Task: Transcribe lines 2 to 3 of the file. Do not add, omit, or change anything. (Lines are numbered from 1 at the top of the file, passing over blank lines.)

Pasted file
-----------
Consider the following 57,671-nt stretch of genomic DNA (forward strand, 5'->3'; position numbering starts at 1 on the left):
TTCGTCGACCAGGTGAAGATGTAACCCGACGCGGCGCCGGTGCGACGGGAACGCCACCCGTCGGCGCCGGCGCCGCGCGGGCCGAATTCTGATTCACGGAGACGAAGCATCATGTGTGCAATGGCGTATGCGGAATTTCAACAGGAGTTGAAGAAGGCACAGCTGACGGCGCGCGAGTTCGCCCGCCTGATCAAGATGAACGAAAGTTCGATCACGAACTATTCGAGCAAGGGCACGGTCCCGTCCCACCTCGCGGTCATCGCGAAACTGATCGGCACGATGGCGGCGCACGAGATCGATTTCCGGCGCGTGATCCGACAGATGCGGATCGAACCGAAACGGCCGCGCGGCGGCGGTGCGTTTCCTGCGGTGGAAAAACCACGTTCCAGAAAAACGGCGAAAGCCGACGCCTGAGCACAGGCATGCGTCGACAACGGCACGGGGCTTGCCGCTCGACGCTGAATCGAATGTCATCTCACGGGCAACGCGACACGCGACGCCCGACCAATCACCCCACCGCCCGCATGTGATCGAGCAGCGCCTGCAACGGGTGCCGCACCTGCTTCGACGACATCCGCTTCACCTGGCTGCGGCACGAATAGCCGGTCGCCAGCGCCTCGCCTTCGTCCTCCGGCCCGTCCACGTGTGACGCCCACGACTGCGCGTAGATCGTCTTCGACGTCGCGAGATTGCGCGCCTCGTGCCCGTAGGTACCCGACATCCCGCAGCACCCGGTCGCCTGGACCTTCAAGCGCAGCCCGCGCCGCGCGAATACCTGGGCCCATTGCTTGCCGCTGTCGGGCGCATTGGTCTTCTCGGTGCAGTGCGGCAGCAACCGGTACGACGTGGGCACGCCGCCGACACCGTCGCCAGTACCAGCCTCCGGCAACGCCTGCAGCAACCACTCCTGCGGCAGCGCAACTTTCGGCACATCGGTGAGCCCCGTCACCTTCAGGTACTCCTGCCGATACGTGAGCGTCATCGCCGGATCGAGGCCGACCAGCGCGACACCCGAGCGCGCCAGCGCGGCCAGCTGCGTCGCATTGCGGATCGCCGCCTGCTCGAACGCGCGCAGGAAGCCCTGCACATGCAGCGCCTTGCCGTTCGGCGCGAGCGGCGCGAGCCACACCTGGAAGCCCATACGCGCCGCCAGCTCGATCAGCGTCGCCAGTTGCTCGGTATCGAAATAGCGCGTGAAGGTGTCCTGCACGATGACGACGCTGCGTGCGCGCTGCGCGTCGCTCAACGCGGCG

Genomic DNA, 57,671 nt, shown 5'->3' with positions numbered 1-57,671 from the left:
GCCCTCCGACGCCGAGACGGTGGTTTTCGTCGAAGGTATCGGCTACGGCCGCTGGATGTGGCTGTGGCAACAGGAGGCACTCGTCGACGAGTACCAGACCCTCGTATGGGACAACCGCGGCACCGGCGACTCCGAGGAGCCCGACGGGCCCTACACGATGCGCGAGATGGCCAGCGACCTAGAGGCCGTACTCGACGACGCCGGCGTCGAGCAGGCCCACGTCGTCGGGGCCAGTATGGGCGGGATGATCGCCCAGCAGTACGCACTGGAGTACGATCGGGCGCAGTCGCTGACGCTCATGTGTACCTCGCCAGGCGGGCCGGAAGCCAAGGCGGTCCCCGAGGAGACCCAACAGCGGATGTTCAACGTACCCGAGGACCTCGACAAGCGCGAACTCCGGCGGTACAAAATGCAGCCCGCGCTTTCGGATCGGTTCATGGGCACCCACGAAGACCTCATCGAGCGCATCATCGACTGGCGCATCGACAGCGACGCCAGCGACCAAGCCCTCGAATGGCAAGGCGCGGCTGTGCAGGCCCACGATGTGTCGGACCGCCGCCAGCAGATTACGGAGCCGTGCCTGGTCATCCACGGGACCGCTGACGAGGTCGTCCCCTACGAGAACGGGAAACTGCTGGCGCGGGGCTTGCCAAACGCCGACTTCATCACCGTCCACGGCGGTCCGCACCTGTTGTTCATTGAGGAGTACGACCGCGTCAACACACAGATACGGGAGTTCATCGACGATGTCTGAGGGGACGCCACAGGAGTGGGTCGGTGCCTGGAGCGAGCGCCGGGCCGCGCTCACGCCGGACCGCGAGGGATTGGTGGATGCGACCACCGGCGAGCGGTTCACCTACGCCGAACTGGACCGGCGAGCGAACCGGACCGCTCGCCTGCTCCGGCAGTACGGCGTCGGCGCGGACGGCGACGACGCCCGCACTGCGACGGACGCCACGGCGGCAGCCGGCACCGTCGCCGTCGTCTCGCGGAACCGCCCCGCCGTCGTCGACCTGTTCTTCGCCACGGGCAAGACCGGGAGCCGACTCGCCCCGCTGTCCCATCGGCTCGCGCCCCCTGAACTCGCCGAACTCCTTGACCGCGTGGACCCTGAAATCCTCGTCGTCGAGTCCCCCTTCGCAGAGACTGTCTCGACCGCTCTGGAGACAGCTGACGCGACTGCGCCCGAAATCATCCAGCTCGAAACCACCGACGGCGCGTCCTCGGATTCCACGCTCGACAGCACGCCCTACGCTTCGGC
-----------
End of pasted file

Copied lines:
TTCGTCGACCAGGTGAAGATGTAACCCGACGCGGCGCCGGTGCGACGGGAACGCCACCCGTCGGCGCCGGCGCCGCGCGGGCCGAATTCTGATTCACGGAGACGAAGCATCATGTGTGCAATGGCGTATGCGGAATTTCAACAGGAGTTGAAGAAGGCACAGCTGACGGCGCGCGAGTTCGCCCGCCTGATCAAGATGAACGAAAGTTCGATCACGAACTATTCGAGCAAGGGCACGGTCCCGTCCCACCTCGCGGTCATCGCGAAACTGATCGGCACGATGGCGGCGCACGAGATCGATTTCCGGCGCGTGATCCGACAGATGCGGATCGAACCGAAACGGCCGCGCGGCGGCGGTGCGTTTCCTGCGGTGGAAAAACCACGTTCCAGAAAAACGGCGAAAGCCGACGCCTGAGCACAGGCATGCGTCGACAACGGCACGGGGCTTGCCGCTCGACGCTGAATCGAATGTCATCTCACGGGCAACGCGACACGCGACGCCCGACCAATCACCCCACCGCCCGCATGTGATCGAGCAGCGCCTGCAACGGGTGCCGCACCTGCTTCGACGACATCCGCTTCACCTGGCTGCGGCACGAATAGCCGGTCGCCAGCGCCTCGCCTTCGTCCTCCGGCCCGTCCACGTGTGACGCCCACGACTGCGCGTAGATCGTCTTCGACGTCGCGAGATTGCGCGCCTCGTGCCCGTAGGTACCCGACATCCCGCAGCACCCGGTCGCCTGGACCTTCAAGCGCAGCCCGCGCCGCGCGAATACCTGGGCCCATTGCTTGCCGCTGTCGGGCGCATTGGTCTTCTCGGTGCAGTGCGGCAGCAACCGGTACGACGTGGGCACGCCGCCGACACCGTCGCCAGTACCAGCCTCCGGCAACGCCTGCAGCAACCACTCCTGCGGCAGCGCAACTTTCGGCACATCGGTGAGCCCCGTCACCTTCAGGTACTCCTGCCGATACGTGAGCGTCATCGCCGGATCGAGGCCGACCAGCGCGACACCCGAGCGCGCCAGCGCGGCCAGCTGCGTCGCATTGCGGATCGCCGCCTGCTCGAACGCGCGCAGGAAGCCCTGCACATGCAGCGCCTTGCCGTTCGGCGCGAGCGGCGCGAGCCACACCTGGAAGCCCATACGCGCCGCCAGCTCGATCAGCGTCGCCAGTTGCTCGGTATCGAAATAGCGCGTGAAGGTGTCCTGCACGATGACGACGCTGCGTGCGCGCTGCGCGTCGCTCAACGCGGCG

Genomic DNA, 57,671 nt, shown 5'->3' with positions numbered 1-57,671 from the left: